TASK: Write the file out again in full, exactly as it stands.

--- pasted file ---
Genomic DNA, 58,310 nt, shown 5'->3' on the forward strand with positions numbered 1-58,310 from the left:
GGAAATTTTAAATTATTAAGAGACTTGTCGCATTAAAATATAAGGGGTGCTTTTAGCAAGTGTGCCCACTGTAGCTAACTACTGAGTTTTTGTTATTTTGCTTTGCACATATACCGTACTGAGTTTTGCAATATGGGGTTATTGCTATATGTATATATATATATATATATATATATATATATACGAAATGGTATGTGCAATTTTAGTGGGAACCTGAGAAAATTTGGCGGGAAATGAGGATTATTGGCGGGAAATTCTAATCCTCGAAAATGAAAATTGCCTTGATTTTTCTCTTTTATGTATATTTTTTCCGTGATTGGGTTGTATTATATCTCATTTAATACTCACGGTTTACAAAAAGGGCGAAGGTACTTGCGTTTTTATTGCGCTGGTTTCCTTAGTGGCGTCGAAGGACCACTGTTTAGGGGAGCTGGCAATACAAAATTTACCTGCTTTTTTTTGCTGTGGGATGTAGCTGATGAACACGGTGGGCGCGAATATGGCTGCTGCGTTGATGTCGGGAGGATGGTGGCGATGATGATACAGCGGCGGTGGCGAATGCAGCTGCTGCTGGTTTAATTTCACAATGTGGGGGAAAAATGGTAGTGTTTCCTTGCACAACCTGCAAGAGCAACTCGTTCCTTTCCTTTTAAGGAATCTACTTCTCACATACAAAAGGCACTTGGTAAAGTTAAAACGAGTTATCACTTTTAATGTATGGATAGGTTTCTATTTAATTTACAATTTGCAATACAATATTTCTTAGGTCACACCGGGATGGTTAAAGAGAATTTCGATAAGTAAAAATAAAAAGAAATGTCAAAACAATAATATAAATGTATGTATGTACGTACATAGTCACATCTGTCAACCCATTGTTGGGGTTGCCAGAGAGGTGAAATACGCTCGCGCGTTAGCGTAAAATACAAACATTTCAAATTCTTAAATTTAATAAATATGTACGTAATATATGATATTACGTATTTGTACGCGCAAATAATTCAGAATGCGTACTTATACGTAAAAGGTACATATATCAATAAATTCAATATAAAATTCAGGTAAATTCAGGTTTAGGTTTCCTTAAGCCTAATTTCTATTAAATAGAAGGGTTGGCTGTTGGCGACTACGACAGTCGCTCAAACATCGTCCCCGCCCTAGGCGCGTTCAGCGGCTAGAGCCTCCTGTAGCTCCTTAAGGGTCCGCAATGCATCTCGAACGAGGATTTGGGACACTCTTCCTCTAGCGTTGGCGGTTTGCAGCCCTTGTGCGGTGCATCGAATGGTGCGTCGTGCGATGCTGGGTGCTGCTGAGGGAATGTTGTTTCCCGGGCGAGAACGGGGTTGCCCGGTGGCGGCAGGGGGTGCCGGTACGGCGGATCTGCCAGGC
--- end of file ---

Genomic DNA, 58,310 nt, shown 5'->3' on the forward strand with positions numbered 1-58,310 from the left:
GGAAATTTTAAATTATTAAGAGACTTGTCGCATTAAAATATAAGGGGTGCTTTTAGCAAGTGTGCCCACTGTAGCTAACTACTGAGTTTTTGTTATTTTGCTTTGCACATATACCGTACTGAGTTTTGCAATATGGGGTTATTGCTATATGTATATATATATATATATATATATATATATATACGAAATGGTATGTGCAATTTTAGTGGGAACCTGAGAAAATTTGGCGGGAAATGAGGATTATTGGCGGGAAATTCTAATCCTCGAAAATGAAAATTGCCTTGATTTTTCTCTTTTATGTATATTTTTTCCGTGATTGGGTTGTATTATATCTCATTTAATACTCACGGTTTACAAAAAGGGCGAAGGTACTTGCGTTTTTATTGCGCTGGTTTCCTTAGTGGCGTCGAAGGACCACTGTTTAGGGGAGCTGGCAATACAAAATTTACCTGCTTTTTTTTGCTGTGGGATGTAGCTGATGAACACGGTGGGCGCGAATATGGCTGCTGCGTTGATGTCGGGAGGATGGTGGCGATGATGATACAGCGGCGGTGGCGAATGCAGCTGCTGCTGGTTTAATTTCACAATGTGGGGGAAAAATGGTAGTGTTTCCTTGCACAACCTGCAAGAGCAACTCGTTCCTTTCCTTTTAAGGAATCTACTTCTCACATACAAAAGGCACTTGGTAAAGTTAAAACGAGTTATCACTTTTAATGTATGGATAGGTTTCTATTTAATTTACAATTTGCAATACAATATTTCTTAGGTCACACCGGGATGGTTAAAGAGAATTTCGATAAGTAAAAATAAAAAGAAATGTCAAAACAATAATATAAATGTATGTATGTACGTACATAGTCACATCTGTCAACCCATTGTTGGGGTTGCCAGAGAGGTGAAATACGCTCGCGCGTTAGCGTAAAATACAAACATTTCAAATTCTTAAATTTAATAAATATGTACGTAATATATGATATTACGTATTTGTACGCGCAAATAATTCAGAATGCGTACTTATACGTAAAAGGTACATATATCAATAAATTCAATATAAAATTCAGGTAAATTCAGGTTTAGGTTTCCTTAAGCCTAATTTCTATTAAATAGAAGGGTTGGCTGTTGGCGACTACGACAGTCGCTCAAACATCGTCCCCGCCCTAGGCGCGTTCAGCGGCTAGAGCCTCCTGTAGCTCCTTAAGGGTCCGCAATGCATCTCGAACGAGGATTTGGGACACTCTTCCTCTAGCGTTGGCGGTTTGCAGCCCTTGTGCGGTGCATCGAATGGTGCGTCGTGCGATGCTGGGTGCTGCTGAGGGAATGTTGTTTCCCGGGCGAGAACGGGGTTGCCCGGTGGCGGCAGGGGGTGCCGGTACGGCGGATCTGCCAGGC